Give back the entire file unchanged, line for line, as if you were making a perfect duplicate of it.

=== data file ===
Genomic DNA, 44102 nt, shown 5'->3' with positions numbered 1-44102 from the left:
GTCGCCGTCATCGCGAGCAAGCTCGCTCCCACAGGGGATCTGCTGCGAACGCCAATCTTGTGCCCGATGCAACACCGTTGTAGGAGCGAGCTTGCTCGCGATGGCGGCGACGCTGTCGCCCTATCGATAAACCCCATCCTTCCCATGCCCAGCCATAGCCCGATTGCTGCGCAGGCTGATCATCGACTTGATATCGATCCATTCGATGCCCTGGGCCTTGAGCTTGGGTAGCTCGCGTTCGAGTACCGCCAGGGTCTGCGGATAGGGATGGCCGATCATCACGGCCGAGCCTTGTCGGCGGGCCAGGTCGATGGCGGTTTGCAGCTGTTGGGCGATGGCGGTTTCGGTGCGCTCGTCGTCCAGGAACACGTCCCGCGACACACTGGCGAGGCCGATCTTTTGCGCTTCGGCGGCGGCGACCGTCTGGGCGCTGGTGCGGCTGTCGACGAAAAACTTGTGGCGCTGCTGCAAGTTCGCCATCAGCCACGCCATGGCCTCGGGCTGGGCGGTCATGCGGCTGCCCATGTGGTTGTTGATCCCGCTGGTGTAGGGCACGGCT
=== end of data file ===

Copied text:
Genomic DNA, 44102 nt, shown 5'->3' with positions numbered 1-44102 from the left:
GTCGCCGTCATCGCGAGCAAGCTCGCTCCCACAGGGGATCTGCTGCGAACGCCAATCTTGTGCCCGATGCAACACCGTTGTAGGAGCGAGCTTGCTCGCGATGGCGGCGACGCTGTCGCCCTATCGATAAACCCCATCCTTCCCATGCCCAGCCATAGCCCGATTGCTGCGCAGGCTGATCATCGACTTGATATCGATCCATTCGATGCCCTGGGCCTTGAGCTTGGGTAGCTCGCGTTCGAGTACCGCCAGGGTCTGCGGATAGGGATGGCCGATCATCACGGCCGAGCCTTGTCGGCGGGCCAGGTCGATGGCGGTTTGCAGCTGTTGGGCGATGGCGGTTTCGGTGCGCTCGTCGTCCAGGAACACGTCCCGCGACACACTGGCGAGGCCGATCTTTTGCGCTTCGGCGGCGGCGACCGTCTGGGCGCTGGTGCGGCTGTCGACGAAAAACTTGTGGCGCTGCTGCAAGTTCGCCATCAGCCACGCCATGGCCTCGGGCTGGGCGGTCATGCGGCTGCCCATGTGGTTGTTGATCCCGCTGGTGTAGGGCACGGCT